I recently received news that my grandmother passed away. Even though she was old, and in a nursing home, and her health was failing, this news still came as a surprise to me. Maybe not a surprise, per se, but a disappointment. I wanted to see her just once more. I had planned to see her again, in April, for her birthday. I wasn’t quite ready for her to die.
She was my last grandparent still living. I suppose I should consider myself lucky. Many of my friends my age lost their grandparents long ago. Instead, I feel as though a string has been cut, that I’m now one generation closer to death.
She also was my favorite grandparent. Yes, she was racist, ridiculously and embarrassingly so. But she also was incredibly kind. And simple. She laughed a lot. She was direct. She made us tomato sandwiches on Wonder Bread. She froze too many leftovers that were never eaten, and saved too many twist ties and scraps of tin foil that were never re-used, a child of the Depression. She plaited my hair and told me stories about dropping out of elementary school to take care of her thirteen siblings, about one of her siblings dying when he got too close to the fire and burned to death, and then going to work in the mills for what seemed like forever. Stories that I heard, but couldn’t quite comprehend. Thirteen siblings? To me, two seemed like too many. Not finishing elementary school? How was that possible? Two generations, yet a world, away.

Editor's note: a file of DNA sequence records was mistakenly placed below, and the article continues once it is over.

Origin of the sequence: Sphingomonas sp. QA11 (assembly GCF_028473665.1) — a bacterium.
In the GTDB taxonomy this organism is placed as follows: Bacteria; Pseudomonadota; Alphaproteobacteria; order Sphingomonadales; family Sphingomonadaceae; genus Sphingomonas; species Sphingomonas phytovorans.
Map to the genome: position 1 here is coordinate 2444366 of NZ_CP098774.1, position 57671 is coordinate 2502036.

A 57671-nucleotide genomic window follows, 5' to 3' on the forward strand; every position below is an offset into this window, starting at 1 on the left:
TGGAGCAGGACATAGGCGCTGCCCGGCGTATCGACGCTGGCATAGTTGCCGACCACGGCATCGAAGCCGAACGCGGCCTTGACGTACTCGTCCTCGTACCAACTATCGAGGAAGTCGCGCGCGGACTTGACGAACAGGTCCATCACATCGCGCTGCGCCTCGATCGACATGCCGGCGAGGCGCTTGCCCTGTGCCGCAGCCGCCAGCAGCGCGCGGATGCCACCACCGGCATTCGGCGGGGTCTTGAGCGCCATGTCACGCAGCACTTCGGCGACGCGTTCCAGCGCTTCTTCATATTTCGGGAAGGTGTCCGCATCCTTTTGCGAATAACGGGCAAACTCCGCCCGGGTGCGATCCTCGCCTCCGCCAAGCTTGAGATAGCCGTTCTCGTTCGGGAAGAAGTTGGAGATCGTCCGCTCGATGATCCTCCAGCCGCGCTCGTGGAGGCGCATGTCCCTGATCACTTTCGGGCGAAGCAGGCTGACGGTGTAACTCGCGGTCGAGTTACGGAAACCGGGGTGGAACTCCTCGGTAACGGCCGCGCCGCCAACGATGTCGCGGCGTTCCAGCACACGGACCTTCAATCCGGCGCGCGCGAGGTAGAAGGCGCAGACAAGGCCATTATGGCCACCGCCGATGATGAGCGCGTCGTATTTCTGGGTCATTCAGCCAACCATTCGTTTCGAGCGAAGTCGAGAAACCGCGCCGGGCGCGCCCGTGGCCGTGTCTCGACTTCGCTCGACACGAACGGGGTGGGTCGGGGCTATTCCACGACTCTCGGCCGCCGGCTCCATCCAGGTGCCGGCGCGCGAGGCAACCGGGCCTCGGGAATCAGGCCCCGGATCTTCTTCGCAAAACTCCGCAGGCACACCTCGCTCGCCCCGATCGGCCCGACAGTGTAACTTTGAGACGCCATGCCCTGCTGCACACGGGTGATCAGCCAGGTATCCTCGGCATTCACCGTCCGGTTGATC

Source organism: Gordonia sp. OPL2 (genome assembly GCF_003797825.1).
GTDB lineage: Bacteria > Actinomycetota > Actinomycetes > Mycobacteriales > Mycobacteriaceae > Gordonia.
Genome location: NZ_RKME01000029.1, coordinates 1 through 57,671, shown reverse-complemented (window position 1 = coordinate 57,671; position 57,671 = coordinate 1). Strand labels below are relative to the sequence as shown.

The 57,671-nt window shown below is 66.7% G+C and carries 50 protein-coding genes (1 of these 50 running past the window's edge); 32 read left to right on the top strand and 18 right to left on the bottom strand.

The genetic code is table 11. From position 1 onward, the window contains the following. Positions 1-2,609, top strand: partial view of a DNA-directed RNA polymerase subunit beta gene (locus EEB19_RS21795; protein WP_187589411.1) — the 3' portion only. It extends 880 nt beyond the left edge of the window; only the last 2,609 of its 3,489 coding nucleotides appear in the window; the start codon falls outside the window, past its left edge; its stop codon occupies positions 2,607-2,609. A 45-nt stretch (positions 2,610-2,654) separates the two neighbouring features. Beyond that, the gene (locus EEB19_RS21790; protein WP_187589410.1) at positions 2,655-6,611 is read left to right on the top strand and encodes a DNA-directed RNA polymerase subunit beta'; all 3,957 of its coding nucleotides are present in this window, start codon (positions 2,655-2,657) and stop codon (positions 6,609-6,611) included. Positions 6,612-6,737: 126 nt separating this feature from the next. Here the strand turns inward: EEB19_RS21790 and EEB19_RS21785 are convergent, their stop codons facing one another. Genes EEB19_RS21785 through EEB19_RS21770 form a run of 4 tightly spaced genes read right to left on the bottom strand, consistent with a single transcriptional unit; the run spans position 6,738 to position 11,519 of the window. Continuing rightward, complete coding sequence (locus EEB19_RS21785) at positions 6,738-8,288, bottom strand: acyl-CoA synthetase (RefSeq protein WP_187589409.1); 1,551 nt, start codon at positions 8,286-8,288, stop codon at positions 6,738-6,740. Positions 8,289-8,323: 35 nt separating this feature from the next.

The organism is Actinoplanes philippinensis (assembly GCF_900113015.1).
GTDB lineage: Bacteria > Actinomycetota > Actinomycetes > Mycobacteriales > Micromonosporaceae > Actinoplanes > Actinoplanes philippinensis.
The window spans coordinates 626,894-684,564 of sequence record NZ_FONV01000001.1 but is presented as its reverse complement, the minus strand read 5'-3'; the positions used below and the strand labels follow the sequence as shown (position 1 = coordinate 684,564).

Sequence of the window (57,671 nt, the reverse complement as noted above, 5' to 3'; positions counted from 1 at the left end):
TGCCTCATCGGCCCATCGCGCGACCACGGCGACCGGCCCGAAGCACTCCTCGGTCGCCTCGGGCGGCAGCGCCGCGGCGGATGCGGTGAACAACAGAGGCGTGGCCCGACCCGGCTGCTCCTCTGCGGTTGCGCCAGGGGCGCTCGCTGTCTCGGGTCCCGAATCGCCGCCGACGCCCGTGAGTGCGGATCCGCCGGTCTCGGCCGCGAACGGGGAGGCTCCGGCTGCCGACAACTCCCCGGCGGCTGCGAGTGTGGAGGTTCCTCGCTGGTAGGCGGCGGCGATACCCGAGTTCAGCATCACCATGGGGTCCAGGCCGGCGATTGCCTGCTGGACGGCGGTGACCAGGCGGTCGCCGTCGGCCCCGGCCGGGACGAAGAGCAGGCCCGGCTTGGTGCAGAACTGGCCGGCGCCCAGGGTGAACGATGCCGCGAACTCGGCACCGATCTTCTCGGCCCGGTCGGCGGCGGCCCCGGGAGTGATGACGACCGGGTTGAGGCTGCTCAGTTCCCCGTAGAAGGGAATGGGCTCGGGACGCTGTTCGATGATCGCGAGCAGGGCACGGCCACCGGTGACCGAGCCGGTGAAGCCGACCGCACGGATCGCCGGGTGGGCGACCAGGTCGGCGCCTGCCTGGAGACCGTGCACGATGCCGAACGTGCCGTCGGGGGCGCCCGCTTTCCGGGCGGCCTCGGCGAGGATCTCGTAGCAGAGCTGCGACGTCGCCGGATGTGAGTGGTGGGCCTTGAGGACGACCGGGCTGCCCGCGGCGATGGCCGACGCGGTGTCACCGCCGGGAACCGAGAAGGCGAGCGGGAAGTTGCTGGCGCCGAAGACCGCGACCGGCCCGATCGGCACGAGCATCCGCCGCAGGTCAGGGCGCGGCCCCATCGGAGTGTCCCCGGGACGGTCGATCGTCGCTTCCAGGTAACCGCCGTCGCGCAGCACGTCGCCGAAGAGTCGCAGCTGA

I wonder what she was thinking, what she was cognizant of, when she died. Had she received my postcard from Laos? If so, did she know who it was from? Did she remember she had two children, five grandchildren, and four great-grandchildren? Did she recognize how much we loved her? Were her last emotions ones of peace or of the ever increasing angry and confused moods?
Grief is unpredictable. When I received my father’s email that simply said, “Please call,” I knew why. Before calling, I tried to convince myself that there were a million other reasons he could have sent an email like that. Maybe they won the lottery. Except I don’t think there is one in NC. Maybe mom fell off a ladder again. Maybe…
As soon as I heard his voice, I knew. I sat quietly as he spoke, tears running down my face. A couple of times I tried to say something and was mute. My voice simply wouldn’t come out. We hung up and then the tears, the sobs, the wailing wouldn’t subside. For hours I laid there, exhausted from the effort of crying, empty from processing this by myself. There was no one to call, no one to hug, no one to share with. Grief is strange. Over the next several days, I made arrangements, I planned, I executed, and I rarely thought about why I was leaving Cambodia early. It was only when I was in the taxi on the way to the airport that the tears returned. And haven’t stopped since.